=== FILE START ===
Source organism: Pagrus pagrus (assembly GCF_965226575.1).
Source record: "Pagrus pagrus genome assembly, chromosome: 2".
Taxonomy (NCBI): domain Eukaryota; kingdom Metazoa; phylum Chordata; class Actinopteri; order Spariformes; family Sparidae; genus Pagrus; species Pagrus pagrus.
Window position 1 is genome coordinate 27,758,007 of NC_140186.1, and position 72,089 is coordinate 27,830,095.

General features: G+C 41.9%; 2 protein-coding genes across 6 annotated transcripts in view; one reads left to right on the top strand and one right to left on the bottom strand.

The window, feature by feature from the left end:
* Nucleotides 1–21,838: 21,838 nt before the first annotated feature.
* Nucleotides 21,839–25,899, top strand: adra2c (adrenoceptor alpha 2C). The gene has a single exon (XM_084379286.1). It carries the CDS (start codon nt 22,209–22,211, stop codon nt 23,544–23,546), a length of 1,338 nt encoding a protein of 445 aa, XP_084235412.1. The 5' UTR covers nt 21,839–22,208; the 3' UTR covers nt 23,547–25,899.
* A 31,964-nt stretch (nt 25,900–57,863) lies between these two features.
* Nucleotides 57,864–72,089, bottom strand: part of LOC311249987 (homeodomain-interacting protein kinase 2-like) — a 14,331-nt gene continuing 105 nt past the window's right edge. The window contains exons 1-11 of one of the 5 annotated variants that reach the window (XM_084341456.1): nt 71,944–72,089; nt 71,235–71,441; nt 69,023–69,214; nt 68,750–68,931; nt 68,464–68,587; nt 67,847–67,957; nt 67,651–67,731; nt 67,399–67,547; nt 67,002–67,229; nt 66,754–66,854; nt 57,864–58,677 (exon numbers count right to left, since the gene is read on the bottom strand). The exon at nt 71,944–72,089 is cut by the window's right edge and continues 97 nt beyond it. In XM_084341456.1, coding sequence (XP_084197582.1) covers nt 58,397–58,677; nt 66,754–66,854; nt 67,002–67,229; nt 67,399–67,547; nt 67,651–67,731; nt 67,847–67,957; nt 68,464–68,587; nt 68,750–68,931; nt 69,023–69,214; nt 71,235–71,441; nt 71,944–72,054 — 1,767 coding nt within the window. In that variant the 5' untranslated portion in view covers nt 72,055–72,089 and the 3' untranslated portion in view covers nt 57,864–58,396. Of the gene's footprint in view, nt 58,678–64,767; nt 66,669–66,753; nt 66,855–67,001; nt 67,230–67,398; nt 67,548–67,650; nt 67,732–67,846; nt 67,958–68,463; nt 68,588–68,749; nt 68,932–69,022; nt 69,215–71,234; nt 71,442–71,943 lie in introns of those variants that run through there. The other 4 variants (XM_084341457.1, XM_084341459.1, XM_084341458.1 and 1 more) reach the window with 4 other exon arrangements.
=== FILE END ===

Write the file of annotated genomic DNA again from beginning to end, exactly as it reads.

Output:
Source organism: Pagrus pagrus (assembly GCF_965226575.1).
Source record: "Pagrus pagrus genome assembly, chromosome: 2".
Taxonomy (NCBI): domain Eukaryota; kingdom Metazoa; phylum Chordata; class Actinopteri; order Spariformes; family Sparidae; genus Pagrus; species Pagrus pagrus.
Window position 1 is genome coordinate 27,758,007 of NC_140186.1, and position 72,089 is coordinate 27,830,095.

General features: G+C 41.9%; 2 protein-coding genes across 6 annotated transcripts in view; one reads left to right on the top strand and one right to left on the bottom strand.

The window, feature by feature from the left end:
* Nucleotides 1–21,838: 21,838 nt before the first annotated feature.
* Nucleotides 21,839–25,899, top strand: adra2c (adrenoceptor alpha 2C). The gene has a single exon (XM_084379286.1). It carries the CDS (start codon nt 22,209–22,211, stop codon nt 23,544–23,546), a length of 1,338 nt encoding a protein of 445 aa, XP_084235412.1. The 5' UTR covers nt 21,839–22,208; the 3' UTR covers nt 23,547–25,899.
* A 31,964-nt stretch (nt 25,900–57,863) lies between these two features.
* Nucleotides 57,864–72,089, bottom strand: part of LOC311249987 (homeodomain-interacting protein kinase 2-like) — a 14,331-nt gene continuing 105 nt past the window's right edge. The window contains exons 1-11 of one of the 5 annotated variants that reach the window (XM_084341456.1): nt 71,944–72,089; nt 71,235–71,441; nt 69,023–69,214; nt 68,750–68,931; nt 68,464–68,587; nt 67,847–67,957; nt 67,651–67,731; nt 67,399–67,547; nt 67,002–67,229; nt 66,754–66,854; nt 57,864–58,677 (exon numbers count right to left, since the gene is read on the bottom strand). The exon at nt 71,944–72,089 is cut by the window's right edge and continues 97 nt beyond it. In XM_084341456.1, coding sequence (XP_084197582.1) covers nt 58,397–58,677; nt 66,754–66,854; nt 67,002–67,229; nt 67,399–67,547; nt 67,651–67,731; nt 67,847–67,957; nt 68,464–68,587; nt 68,750–68,931; nt 69,023–69,214; nt 71,235–71,441; nt 71,944–72,054 — 1,767 coding nt within the window. In that variant the 5' untranslated portion in view covers nt 72,055–72,089 and the 3' untranslated portion in view covers nt 57,864–58,396. Of the gene's footprint in view, nt 58,678–64,767; nt 66,669–66,753; nt 66,855–67,001; nt 67,230–67,398; nt 67,548–67,650; nt 67,732–67,846; nt 67,958–68,463; nt 68,588–68,749; nt 68,932–69,022; nt 69,215–71,234; nt 71,442–71,943 lie in introns of those variants that run through there. The other 4 variants (XM_084341457.1, XM_084341459.1, XM_084341458.1 and 1 more) reach the window with 4 other exon arrangements.